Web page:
In short, how a WG diet affects body weight regulation is possible as, but not limited to, the following: (1) The abundant dietary fibers of WGs decrease energy intake due to the lower energy density compared with refined grain diet, attenuate bowel fat and glucose absorption, provoke satiation through stimulation of oro-sensory and gastric mechanoreceptors, enhance satiety by causing delay of gastric emptying and elongation of gastrointestinal transit time. (2) The rich content of polyphenols of WGs interfere with adipocyte signaling pathways and increase energy expenditures. (3) WGs are a good source of minerals that are key co-factors in many metabolic reactions. Sufficient Mg and zinc guarantee lean body mass growth and body fat mass decrease. (4) WGs interact with BAT, which is essential in non-shivering thermogenesis. And (5) The effect of WGs on adiponectin promotes glucose utilization, lipid oxidation, and energy expenditure.


The mechanism of how the WG-rich diet influences body weight is still ambiguous. Here we suggest that the ability of WGs to decrease body weight is, at least in part, related to multiple microbiota-independent pathways. We summarized the hypothetic pathways in Table 1. Further studies should thoroughly examine if different types of WGs, such as wheat, brown rice, millet, maize, barley, rye, oats, triticale, various population subgroups, the different amount of WG consumption, and different duration of intervention act on the relationship among WG diet, body weight, and gut microbiota. Standardized protocols and new biomarkers regarding changes in the species, diversity, and function of fecal microbiota are in need. Furthermore, more investigations should aim at whether the WG diet improves body weight regulation through the alternation of RMR, gut hormones associated with satiety, BAT, and adiponectin in the future.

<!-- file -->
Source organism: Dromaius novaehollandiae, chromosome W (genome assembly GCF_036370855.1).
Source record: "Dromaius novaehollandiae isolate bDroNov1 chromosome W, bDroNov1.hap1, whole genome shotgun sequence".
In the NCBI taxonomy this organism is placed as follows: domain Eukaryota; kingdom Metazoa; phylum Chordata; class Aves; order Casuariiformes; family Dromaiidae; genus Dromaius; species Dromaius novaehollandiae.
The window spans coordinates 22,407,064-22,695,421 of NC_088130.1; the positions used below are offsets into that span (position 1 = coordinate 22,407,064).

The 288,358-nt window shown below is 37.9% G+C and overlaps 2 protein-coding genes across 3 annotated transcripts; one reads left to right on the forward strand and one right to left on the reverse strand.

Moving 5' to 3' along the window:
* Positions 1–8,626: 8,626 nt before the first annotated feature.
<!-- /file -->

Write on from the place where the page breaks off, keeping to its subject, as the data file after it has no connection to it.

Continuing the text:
Table 1 Possible mechanisms of whole grain diet affect body weight regulation.
Dietary fibers in WGsLower energy density results in less energy intake
Attenuation of intestinal nutrition absorption
Stimulation of oro-sensory and gastric mechanoreceptors result in increased satiation
Delay of gastric emptying and gastrointestinal transition result in increased satiety
Polyphenols in WGsInterferes with adipocyte signaling pathways results in more energy expenditures
Minerals in WGsMagnesium and zinc are co-factors in lean body mass growth and body fat mass decrease
Brown adipose tissueNon-shivering thermogenesis
AdiponectinPromotes glucose utilization, lipid oxidation, and energy expenditure

Manuscript source: Invited manuscript

Specialty type: Endocrinology and metabolism

Country of origin: Taiwan